Q:

What did the Civil Rights Act of 1964 accomplish?

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Quick Answer

The Civil Rights Act of 1964 was responsible for outlawing segregation across the country, and for also banning discrimination in hiring processes based on sex, religion or race. While initially passed in 1964, the bill was added upon in the years following to clarify and strengthen the effect of the bill.

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Full Answer

The Civil War was a defining point in United States history for freedom. Although slavery was abolished and black men were seen as free, discrimination still was widespread. Legislation wasn't put in place to stop discrimination until John F. Kennedy created the Civil Rights Act of 1964 and was able to get it passed by Congress.

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Related Questions

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    What is the Fair Housing Act?

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    Title VIII of the Civil Rights Act of 1968 is known as the Fair Housing Act. It prohibits discrimination by housing providers against individuals based on disability, familial status, national origin, race or color, religion or sex.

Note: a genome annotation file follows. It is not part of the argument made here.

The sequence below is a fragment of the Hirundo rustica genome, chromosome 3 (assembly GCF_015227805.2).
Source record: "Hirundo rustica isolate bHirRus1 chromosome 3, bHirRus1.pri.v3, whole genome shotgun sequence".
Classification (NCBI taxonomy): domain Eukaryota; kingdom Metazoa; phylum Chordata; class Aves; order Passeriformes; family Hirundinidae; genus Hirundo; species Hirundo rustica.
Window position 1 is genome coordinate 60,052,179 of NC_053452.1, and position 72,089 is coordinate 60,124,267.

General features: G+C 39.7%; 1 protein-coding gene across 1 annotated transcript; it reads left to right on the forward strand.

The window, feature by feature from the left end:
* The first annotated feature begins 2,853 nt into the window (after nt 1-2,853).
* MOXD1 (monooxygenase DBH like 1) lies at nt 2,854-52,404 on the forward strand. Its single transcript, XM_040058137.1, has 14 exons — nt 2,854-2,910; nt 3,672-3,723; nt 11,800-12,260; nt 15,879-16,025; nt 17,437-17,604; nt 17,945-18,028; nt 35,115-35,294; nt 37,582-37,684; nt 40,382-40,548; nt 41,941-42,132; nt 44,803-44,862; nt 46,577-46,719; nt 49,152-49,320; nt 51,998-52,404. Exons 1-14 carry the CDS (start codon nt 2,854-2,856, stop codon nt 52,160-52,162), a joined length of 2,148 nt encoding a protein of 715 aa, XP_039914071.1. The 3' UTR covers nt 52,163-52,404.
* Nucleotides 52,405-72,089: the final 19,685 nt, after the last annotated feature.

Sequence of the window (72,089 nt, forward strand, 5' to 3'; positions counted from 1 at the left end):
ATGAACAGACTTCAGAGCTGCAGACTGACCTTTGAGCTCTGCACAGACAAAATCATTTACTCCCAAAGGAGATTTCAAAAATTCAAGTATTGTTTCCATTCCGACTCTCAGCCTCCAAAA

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    What are civil rights?

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    Civil rights are the legally protected rights of all people to be treated equally regardless of race, sex, age, disability or national origin. Civil rights can also encompass religion and sexual orientation. This means freedom from discrimination in situations that include education, employment and housing.

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    Why did the civil rights movement occur?

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    The civil rights movement directly resulted from the failure of post-Civil War policies to ensure the civil liberties of black people, many recently emancipated. Consequently, old forms of social and legal suppression took new shape in the South, particularly in the form of segregation laws.

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  • Q:

    What was the purpose of the Civil Rights Movement?

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    The purpose of the civil rights movement was to establish equal rights for African Americans, says History.com. An incident on a bus started the protest. In December 1955, an African American women named Rosa Parks refused to give her seat to a white person. Her being jailed for not giving up her seat is what influenced other African Americans to start the movement.

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